If you think it’s hard to bowl a decent game with a typical approach, what Whitney Foster does will blow you away; she bowls competitively with no hands.
As impossible as that may sound, every word of it is true. As featured in the Louisville Courier-Journal, Foster is a senior on the Louisville (Ky.) Manual High bowling team. She has recorded some of the state’s better scores this season -- she has bowled a 203 game during the 2012-13 campaign, which is better than one of the scores put up by the state’s individual runner-up in 2011-12 during her five game set. All of that is impressive, but it becomes even more awe inspiring when one learns that Foster is bowling without any hands.
Instead, the senior uses an elaborate set up to prepare and release a ball. First, she cradles a bowling bar in her right arm, trapped between her biceps and forearm. She releases the ball by bending forward and gyrating to create spin for it to travel down the lane. She has no other choice, because Foster was born with a rare genetic disorder called arthrogryposis, a condition which leaves her muscles and tendons underdeveloped and very frail.
“Anybody would look at her and say that she can’t bowl,” Manual coach Bob Hillerich told the Courier-Journal. “They’d say you need working hands and arms. But what she’s overcome, it’s just been amazing.”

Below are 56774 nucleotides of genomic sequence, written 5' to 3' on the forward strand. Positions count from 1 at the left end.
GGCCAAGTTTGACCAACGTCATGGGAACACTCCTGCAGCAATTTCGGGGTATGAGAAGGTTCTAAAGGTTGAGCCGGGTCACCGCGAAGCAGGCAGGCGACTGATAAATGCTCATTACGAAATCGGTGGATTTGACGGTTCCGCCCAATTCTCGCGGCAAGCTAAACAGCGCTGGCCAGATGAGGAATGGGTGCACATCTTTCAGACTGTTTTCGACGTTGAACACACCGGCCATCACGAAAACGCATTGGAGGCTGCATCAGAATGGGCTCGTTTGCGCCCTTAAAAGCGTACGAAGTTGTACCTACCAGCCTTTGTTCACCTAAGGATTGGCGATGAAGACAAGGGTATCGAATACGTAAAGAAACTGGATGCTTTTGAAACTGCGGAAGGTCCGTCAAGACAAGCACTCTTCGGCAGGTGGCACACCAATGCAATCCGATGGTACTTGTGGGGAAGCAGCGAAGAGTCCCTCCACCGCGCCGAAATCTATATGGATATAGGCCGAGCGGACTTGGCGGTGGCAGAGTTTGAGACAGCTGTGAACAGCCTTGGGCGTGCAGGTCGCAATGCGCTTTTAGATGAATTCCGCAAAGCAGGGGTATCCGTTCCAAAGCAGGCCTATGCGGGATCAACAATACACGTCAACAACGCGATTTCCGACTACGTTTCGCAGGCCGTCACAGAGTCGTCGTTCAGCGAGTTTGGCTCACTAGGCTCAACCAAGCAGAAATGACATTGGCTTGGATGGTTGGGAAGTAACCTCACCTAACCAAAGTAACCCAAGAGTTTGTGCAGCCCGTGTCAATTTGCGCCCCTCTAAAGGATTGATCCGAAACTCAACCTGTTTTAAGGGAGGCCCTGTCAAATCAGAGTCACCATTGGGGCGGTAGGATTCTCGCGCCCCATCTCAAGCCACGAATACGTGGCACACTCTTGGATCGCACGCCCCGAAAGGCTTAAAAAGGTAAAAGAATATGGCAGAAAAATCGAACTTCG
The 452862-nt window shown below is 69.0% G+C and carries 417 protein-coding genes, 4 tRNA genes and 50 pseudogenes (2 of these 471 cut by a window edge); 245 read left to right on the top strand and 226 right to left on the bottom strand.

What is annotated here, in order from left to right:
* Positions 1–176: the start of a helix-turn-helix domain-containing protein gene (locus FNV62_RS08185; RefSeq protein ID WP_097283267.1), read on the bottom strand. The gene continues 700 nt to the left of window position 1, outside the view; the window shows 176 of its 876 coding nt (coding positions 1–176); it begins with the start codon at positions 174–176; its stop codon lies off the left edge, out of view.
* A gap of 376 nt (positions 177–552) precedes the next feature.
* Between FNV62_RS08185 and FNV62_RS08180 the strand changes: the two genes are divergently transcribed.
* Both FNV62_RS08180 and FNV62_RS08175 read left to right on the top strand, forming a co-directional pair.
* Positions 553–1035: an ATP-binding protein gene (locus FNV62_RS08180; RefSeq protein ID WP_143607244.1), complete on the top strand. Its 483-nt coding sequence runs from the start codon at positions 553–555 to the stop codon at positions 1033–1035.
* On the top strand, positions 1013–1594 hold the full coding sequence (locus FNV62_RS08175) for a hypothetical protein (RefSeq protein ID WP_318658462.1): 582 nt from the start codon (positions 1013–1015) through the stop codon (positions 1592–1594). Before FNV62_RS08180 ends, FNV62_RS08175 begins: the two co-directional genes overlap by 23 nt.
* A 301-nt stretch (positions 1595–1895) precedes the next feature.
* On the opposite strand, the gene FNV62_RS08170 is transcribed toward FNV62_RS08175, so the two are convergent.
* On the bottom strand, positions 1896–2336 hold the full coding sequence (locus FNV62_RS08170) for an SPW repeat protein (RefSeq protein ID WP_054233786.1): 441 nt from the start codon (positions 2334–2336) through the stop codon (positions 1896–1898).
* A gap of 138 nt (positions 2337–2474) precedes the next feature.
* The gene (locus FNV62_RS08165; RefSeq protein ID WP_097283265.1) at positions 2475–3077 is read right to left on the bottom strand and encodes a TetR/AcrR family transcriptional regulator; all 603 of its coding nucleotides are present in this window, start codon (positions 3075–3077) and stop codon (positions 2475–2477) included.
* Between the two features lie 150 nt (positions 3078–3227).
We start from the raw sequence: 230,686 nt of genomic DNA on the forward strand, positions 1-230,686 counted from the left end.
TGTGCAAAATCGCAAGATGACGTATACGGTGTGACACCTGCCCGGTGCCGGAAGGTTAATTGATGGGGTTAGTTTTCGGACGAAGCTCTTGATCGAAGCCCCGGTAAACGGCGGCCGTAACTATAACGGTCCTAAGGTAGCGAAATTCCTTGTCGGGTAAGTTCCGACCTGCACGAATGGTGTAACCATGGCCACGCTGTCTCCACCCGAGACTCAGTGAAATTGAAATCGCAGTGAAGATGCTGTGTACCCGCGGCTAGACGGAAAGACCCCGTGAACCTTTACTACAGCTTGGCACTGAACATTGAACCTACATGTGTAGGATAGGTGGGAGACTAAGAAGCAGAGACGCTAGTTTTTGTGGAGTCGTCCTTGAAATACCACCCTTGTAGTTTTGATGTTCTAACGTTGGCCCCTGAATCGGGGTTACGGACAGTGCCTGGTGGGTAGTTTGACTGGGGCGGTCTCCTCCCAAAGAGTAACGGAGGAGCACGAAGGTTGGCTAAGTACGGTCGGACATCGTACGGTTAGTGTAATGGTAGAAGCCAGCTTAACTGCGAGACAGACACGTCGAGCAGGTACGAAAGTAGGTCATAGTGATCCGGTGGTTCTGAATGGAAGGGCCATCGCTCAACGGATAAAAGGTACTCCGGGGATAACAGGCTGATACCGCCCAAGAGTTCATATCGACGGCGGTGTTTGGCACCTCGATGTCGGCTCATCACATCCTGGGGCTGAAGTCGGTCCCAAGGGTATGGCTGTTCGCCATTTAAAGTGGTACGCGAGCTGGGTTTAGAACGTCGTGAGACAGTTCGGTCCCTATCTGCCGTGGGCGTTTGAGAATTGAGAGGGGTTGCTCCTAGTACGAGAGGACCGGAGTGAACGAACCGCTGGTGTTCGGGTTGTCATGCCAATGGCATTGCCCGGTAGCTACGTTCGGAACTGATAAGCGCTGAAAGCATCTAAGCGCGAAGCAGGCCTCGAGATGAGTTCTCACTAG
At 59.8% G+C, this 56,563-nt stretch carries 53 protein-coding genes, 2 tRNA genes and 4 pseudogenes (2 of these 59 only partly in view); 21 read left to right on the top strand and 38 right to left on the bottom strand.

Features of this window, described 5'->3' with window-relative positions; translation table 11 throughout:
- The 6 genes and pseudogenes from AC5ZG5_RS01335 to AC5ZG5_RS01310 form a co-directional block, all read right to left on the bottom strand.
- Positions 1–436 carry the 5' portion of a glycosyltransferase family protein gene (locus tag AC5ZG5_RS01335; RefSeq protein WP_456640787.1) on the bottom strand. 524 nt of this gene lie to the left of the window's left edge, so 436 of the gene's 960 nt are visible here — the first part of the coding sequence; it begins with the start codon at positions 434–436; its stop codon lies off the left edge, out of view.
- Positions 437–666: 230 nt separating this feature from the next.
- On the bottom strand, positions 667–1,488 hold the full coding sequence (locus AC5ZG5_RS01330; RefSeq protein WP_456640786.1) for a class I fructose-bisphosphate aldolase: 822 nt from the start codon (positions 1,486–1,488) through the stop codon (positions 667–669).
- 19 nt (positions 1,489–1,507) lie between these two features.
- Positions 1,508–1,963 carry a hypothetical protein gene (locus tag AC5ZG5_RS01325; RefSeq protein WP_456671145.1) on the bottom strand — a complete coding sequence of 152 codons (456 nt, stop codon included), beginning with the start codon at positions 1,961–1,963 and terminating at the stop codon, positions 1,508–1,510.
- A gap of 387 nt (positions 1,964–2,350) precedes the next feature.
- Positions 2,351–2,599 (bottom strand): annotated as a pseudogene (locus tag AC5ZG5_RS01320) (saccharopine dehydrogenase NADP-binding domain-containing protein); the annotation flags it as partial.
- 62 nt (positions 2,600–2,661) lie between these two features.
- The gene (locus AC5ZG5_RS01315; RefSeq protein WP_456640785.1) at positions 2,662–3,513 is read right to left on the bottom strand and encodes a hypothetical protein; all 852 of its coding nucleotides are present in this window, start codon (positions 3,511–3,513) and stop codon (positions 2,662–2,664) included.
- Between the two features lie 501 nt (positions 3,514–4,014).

Foster has to have a teammate place the ball in her arms -- she’s too weak to lift a 12-pound bowling ball -- but she can do everything else on her own. That’s important, because Foster is a teenager who has spent most of her life feeling ostracized from more healthy teens. Now, being part of a team and competing on her own has made an enormous difference.
“It was really cool that they didn’t judge me and that they made me feel like a part of the team,” Foster said of her teammates, who have welcomed her since she signed up for the team as a sophomore. “They made me want to be there.”
Her teammates want her to be there because she can help the team with her score, too. While Foster can’t generate the momentum or spin that her teammates can, her accuracy can often make up the difference, helping her contribute a solid score to Manual’s varsity team.
“Bowlers generate velocity with their feet and their swing,” Hillerich said. “She obviously has no swing, but it’s amazing how accurate she can be.”
Accurate ... and happy to be just one of the girls.
- Sports & Recreation